Before she could say anything, Ned continued in a sighing voice, "But this great love affair is never meant to be, alas. Mosby has already staked a claim on her."

This jolted her even more. "Mosby? I don’t believe you!"

"It’s quite true, darlin’. He warned me off."

"He did that?"

"Well, not in so many words, but his meaning was crystal clear."

"But—she’d never have anythin’ to do with him," she sputtered. "He’s the one who ordered her husband to be hanged."

"There are few things in this world a woman won’t overlook when a man has enough money, sweat pea. A cynical view, I admit, but realistic."

She blinked, trying to absorb this astounding revelation. It took her less than ten seconds to decide that she wouldn’t allow this ever to pass. Nothing that poisonous sidewinder wanted should be his—not his town, and certainly not the Widow Monahan. Besides, that woman had to pay for attacking her like that in her own place.

She quickly regained her composure. She turned to Ned and said lightly, "It’s probably for the best. You’d never get anything out of Miss Starchy Drawers. Mosby’s savin’ you a deal of humiliation."

Her words had the exact effect that she’d hoped for. Ned drew himself up straight and said, "Now, darlin’, that sounds an awful lot like a challenge. You know how much I like a challenge."

She laughed. "Why, you said yourself that Mosby—"

"He doesn’t have to know about everything I do."

"No, no," she said with an exaggerated, doubtful tone. "I bet you couldn’t do it. Not someone as prim and proper as her."

"Darlin’ I’m shocked by your lack of faith in me." He gave her a smug smile. "I’ve been the downfall of more than one virtuous woman, I’ll have you know."

"Maybe so—"

"Care to make a real bet? Money on the line?"

"I might."

"One hundred?"

"Make it two."

"Done!"

"But just one thing, Ned." She hesitated, and wondered if he’d go for it.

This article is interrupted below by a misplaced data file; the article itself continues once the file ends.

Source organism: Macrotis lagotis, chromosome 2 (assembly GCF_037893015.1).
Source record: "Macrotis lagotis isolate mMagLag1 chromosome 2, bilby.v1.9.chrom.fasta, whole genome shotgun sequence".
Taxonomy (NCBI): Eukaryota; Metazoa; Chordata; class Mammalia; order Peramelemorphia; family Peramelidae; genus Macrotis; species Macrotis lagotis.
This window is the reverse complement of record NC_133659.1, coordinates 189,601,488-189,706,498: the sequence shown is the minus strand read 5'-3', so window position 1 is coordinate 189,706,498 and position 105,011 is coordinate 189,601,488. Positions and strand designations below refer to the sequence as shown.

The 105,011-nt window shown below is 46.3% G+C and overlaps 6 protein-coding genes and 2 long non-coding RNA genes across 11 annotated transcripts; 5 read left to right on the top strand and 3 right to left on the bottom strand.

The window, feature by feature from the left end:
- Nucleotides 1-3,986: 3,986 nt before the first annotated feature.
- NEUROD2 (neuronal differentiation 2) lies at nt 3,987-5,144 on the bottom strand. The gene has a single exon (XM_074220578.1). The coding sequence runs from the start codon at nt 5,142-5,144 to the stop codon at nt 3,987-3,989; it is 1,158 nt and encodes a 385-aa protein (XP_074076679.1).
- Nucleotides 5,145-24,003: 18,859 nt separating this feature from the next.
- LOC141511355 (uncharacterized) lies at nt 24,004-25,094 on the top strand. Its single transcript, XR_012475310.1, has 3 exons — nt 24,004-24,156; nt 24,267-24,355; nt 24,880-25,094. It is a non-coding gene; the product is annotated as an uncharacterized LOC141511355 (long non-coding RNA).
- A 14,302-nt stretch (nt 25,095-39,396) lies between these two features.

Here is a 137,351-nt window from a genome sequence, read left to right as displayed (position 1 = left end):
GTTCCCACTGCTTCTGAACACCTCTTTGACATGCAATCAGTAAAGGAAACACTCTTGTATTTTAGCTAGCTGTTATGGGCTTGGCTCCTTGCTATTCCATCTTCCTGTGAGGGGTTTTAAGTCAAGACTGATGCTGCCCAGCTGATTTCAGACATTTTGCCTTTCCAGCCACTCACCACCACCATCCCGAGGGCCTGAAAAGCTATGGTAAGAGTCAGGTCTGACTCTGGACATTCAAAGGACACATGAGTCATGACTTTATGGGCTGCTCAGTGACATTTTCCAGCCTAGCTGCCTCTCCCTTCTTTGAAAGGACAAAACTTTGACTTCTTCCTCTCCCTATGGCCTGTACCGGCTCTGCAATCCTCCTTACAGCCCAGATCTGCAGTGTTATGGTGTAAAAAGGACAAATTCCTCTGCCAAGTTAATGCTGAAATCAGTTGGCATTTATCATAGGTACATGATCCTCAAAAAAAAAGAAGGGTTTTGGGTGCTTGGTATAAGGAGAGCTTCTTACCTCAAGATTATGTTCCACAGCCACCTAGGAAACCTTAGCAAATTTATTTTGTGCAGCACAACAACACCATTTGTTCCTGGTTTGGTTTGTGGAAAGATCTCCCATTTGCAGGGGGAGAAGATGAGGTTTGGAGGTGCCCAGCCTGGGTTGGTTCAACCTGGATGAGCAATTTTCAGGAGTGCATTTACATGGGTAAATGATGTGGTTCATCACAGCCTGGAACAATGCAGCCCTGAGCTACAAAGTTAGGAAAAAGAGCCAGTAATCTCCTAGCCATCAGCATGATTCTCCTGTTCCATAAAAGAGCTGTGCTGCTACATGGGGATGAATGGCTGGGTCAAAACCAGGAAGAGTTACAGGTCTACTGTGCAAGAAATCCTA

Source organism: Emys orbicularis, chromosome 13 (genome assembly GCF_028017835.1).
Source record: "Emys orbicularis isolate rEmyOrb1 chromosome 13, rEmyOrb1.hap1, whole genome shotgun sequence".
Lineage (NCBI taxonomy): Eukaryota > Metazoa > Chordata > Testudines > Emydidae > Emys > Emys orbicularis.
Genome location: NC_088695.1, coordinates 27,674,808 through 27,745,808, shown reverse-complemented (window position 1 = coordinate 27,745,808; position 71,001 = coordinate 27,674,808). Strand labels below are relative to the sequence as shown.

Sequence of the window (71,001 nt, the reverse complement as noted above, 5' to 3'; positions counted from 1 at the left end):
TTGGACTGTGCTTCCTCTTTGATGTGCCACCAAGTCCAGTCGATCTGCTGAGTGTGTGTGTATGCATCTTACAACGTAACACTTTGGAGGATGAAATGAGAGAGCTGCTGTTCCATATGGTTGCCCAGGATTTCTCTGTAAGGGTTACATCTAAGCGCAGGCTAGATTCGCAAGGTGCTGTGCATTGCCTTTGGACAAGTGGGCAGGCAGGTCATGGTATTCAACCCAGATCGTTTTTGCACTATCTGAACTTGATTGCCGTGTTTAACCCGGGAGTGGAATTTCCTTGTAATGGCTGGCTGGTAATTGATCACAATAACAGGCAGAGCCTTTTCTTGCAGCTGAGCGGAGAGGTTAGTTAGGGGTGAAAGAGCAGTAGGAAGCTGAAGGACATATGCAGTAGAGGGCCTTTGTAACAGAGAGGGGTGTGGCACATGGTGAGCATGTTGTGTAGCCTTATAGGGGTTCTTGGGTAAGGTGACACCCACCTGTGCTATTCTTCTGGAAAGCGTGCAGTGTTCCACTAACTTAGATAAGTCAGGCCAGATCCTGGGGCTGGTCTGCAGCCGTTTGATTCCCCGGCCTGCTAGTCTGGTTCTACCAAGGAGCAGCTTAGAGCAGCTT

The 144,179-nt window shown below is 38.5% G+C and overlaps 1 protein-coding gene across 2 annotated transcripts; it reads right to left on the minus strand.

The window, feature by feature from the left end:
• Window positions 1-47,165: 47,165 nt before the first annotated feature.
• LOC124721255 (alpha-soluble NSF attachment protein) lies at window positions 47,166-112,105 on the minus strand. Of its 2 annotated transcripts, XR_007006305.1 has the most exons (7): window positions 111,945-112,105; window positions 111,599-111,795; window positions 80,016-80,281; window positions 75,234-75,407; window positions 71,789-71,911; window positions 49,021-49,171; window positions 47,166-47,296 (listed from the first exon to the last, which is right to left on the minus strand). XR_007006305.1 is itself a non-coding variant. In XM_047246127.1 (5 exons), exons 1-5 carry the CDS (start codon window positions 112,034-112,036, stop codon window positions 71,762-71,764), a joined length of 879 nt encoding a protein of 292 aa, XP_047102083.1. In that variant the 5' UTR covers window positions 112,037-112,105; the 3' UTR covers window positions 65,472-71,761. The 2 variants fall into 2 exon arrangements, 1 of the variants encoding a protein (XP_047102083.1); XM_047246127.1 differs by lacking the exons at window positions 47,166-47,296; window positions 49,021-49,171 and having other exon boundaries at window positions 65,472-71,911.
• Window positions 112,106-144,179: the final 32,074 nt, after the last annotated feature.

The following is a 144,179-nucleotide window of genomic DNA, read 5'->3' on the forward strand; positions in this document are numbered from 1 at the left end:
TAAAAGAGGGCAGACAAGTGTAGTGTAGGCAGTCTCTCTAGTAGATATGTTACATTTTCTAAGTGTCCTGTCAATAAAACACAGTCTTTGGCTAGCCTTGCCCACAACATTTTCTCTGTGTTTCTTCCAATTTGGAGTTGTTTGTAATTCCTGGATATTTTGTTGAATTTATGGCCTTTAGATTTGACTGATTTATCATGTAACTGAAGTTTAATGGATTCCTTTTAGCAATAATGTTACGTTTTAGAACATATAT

"What’s that, love?"

"Well, at some point you’re gonna have to beat it out of town."

"I suppose that is inevitable."

"Part of the bet is that you take her and her brat with you."

He shook his head vigorously. "Now hold on. You know I like to travel light, darlin’."

She said in a soothing voice, "Just far enough away so she can’t get back here. Just take her and dump her wherever and whenever you like."

He just stood there looking at her for so long that she thought she’d gone too far. Finally, he whistled and said, "You sure hate her, don’t you?"

"It’s not about her. I want you to make sure Mosby never gets his paws on her. He’s not to have anything he wants, not while I’m still breathin’."

He thought about that, then nodded. "All right, darlin’. If that’s how you want it."

She couldn’t stop herself from grinning. She poured them each another drink. She held up her glass and said, "I love this kind of bet. If I win, I win. If you win, I still win."

She almost cackled with delight at the thought.

* * * * * * *

After Mrs. Monahan left to return to the hotel, Call walked into the sheriff’s office.

"Heard there was a ruckus over at the 10. What was that all about?"

"Hello to you, too," said Austin.

"Well?"

"Had to break up a fight between Amanda and Mrs. Monahan."

"Who?"

"You heard me. Hair-pullin’, screamin’, you name it. Like a couple of alley cats."

"Do you know what it was about?"

"Nope. Wonder what my father’ll think when he hears about this. Him thinkin’ Mrs. Monahan is such a fine lady and all."

"She is a fine lady. Whatever happened, I’m sure it’s Amanda’s fault. She has a talent for rubbin’ people the wrong way."